• When dealing with collections, i.e., (multiple instances of a resource), use plural nouns.
      • Good: /users, /products
      • Avoid: /user, /product
    • Consistent naming conventions enhance readability.
  4. Nesting Resources for Hierarchical Objects:
    • If your data model involves hierarchical relationships, i.e(a user has multiple orders), consider nesting resources.
      • /users/{userId}/orders
    • This reflects the natural structure and simplifies navigation.
  5. Errors Gracefully and Return Standard Error Codes:
    • Provide meaningful error messages to indicate when something goes wrong.
    • Use standard HTTP status codes to indicate the error type.
      • 200 OK: Successful GET or PUT requests
      • 201 Created: Successful POST requests
      • 204 No Content: Successful DELETE requests
      • 400 Bad Request: Invalid client request
      • 401 Unauthorized: Request requires authentication
      • 403 Forbidden: Client lacks permission
      • 404 Not Found: Requested resource not found
      • 500 Internal Server Error: Server-side error
    • Clear error responses help clients understand issues and troubleshoot effectively.
  6. Allow Filtering, Sorting, and Pagination:
    • Well-designed APIs cater to various client needs.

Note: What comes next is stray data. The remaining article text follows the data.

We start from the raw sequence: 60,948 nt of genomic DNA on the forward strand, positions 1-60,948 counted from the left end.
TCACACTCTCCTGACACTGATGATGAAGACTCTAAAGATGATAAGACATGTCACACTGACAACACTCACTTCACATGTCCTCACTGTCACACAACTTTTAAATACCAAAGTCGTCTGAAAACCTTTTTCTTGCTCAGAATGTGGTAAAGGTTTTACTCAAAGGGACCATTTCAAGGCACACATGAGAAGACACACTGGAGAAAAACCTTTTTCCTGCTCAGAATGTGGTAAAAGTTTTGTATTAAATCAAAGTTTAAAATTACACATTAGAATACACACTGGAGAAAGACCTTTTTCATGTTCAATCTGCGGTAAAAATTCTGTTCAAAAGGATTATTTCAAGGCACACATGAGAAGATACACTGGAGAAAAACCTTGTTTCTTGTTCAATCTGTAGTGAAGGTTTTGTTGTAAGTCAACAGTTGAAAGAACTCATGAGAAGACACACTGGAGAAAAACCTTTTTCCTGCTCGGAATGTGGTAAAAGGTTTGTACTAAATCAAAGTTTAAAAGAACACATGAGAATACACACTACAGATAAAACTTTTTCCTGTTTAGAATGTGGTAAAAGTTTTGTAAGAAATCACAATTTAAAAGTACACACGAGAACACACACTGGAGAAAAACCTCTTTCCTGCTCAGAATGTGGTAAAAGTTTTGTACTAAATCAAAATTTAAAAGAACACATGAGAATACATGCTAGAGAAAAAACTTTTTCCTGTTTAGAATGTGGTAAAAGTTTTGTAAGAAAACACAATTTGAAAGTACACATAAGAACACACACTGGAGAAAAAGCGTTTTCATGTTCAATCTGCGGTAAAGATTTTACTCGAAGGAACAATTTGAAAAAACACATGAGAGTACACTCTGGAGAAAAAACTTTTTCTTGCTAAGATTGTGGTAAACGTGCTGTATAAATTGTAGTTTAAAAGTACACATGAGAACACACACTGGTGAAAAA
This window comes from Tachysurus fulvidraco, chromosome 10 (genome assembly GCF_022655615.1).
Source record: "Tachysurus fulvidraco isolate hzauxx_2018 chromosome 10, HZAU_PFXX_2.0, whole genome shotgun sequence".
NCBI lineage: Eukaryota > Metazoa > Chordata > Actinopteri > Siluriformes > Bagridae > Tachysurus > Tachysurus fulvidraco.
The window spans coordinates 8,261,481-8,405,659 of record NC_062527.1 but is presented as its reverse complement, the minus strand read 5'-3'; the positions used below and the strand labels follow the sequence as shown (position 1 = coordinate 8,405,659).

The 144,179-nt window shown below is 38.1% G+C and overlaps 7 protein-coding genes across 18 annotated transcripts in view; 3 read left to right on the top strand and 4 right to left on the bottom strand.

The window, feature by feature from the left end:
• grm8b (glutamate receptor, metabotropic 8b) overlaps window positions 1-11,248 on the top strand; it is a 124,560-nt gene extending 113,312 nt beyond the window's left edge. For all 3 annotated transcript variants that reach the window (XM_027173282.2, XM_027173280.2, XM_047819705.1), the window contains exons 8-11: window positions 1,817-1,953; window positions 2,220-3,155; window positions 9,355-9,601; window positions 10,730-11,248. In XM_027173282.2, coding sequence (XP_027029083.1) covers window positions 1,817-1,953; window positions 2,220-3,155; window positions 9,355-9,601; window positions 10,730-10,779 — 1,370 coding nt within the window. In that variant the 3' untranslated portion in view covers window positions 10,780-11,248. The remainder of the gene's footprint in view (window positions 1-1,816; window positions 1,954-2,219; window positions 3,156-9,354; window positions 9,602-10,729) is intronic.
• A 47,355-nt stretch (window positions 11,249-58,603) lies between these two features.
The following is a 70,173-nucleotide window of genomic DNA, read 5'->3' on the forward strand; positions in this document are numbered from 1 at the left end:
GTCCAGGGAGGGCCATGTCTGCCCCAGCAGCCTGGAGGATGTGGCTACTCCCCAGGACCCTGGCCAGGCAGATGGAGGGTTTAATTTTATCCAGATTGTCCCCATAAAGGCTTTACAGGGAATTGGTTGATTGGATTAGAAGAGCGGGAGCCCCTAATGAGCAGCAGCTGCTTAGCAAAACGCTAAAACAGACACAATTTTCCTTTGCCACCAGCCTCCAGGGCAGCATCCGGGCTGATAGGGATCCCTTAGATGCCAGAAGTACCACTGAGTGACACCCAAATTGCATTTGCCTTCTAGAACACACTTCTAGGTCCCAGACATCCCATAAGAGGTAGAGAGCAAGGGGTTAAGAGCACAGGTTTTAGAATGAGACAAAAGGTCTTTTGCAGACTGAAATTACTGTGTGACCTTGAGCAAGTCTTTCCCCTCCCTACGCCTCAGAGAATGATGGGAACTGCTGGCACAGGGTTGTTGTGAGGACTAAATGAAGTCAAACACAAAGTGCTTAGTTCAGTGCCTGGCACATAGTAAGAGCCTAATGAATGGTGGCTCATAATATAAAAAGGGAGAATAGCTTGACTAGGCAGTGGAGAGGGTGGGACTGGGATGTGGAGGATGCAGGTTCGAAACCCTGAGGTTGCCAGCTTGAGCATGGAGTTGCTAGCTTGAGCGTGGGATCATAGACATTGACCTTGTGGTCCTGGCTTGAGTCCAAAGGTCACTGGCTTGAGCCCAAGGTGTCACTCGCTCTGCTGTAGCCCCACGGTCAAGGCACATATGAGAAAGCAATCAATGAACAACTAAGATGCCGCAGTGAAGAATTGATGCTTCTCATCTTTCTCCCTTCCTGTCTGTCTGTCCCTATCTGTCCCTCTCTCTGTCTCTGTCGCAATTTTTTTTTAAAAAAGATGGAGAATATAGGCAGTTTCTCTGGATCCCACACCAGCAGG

• Enable clients to filter data based on criteria
    • Support sorting and pagination

Microservices Design Patterns

Software patterns known as microservices design patterns produce reusable independent services. By enabling teams to deploy individual microservices as needed, the goal is to enable microservices developers to accelerate application releases.

The appropriate pattern to utilize will depend on business goals and other relevant criteria. There are many different design patterns for microservices . Let's explore the patterns of the microservices architecture!

  1. API Gateway : An API Gateway acts as a single -entry point for clients trying to access a system with multiple microservices. It routes requests to the appropriate microservice, handles security, and can aggregate data from various services before returning it to the client.

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  2. Backend for Frontend (BFF) : Instead of a single API Gateway for all clients, a BFF creates a dedicated API tailored to the specific needs of each frontend application. This allows for optimized data formatting and functionality specific to each client.
  3. Composite UI : This pattern breaks down a user interface into reusable components. These components can be independently developed, maintained, and potentially even used across different applications.